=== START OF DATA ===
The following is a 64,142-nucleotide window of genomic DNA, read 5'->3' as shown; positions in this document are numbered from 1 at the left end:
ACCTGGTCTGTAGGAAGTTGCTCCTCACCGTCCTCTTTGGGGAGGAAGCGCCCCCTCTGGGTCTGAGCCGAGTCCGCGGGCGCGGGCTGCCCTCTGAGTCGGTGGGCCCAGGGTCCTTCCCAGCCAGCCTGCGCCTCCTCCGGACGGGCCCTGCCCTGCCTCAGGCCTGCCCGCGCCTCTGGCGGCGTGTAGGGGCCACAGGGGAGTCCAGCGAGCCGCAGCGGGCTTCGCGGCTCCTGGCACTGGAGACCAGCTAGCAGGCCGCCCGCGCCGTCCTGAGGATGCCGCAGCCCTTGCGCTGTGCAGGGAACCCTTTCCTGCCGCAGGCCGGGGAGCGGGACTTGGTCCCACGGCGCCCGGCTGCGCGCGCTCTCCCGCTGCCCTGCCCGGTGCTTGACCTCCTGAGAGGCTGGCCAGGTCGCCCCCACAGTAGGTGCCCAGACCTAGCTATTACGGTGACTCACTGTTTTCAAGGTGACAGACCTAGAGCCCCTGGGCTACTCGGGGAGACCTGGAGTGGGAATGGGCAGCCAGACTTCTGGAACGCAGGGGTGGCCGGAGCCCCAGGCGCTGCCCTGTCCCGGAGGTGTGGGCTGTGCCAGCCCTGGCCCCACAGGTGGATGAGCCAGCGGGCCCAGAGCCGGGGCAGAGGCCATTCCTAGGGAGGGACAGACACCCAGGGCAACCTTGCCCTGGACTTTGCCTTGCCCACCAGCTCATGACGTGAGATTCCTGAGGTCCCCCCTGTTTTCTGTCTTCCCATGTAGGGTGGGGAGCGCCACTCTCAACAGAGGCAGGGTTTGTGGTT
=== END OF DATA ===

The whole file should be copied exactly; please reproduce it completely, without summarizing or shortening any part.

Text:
The following is a 64,142-nucleotide window of genomic DNA, read 5'->3' as shown; positions in this document are numbered from 1 at the left end:
ACCTGGTCTGTAGGAAGTTGCTCCTCACCGTCCTCTTTGGGGAGGAAGCGCCCCCTCTGGGTCTGAGCCGAGTCCGCGGGCGCGGGCTGCCCTCTGAGTCGGTGGGCCCAGGGTCCTTCCCAGCCAGCCTGCGCCTCCTCCGGACGGGCCCTGCCCTGCCTCAGGCCTGCCCGCGCCTCTGGCGGCGTGTAGGGGCCACAGGGGAGTCCAGCGAGCCGCAGCGGGCTTCGCGGCTCCTGGCACTGGAGACCAGCTAGCAGGCCGCCCGCGCCGTCCTGAGGATGCCGCAGCCCTTGCGCTGTGCAGGGAACCCTTTCCTGCCGCAGGCCGGGGAGCGGGACTTGGTCCCACGGCGCCCGGCTGCGCGCGCTCTCCCGCTGCCCTGCCCGGTGCTTGACCTCCTGAGAGGCTGGCCAGGTCGCCCCCACAGTAGGTGCCCAGACCTAGCTATTACGGTGACTCACTGTTTTCAAGGTGACAGACCTAGAGCCCCTGGGCTACTCGGGGAGACCTGGAGTGGGAATGGGCAGCCAGACTTCTGGAACGCAGGGGTGGCCGGAGCCCCAGGCGCTGCCCTGTCCCGGAGGTGTGGGCTGTGCCAGCCCTGGCCCCACAGGTGGATGAGCCAGCGGGCCCAGAGCCGGGGCAGAGGCCATTCCTAGGGAGGGACAGACACCCAGGGCAACCTTGCCCTGGACTTTGCCTTGCCCACCAGCTCATGACGTGAGATTCCTGAGGTCCCCCCTGTTTTCTGTCTTCCCATGTAGGGTGGGGAGCGCCACTCTCAACAGAGGCAGGGTTTGTGGTT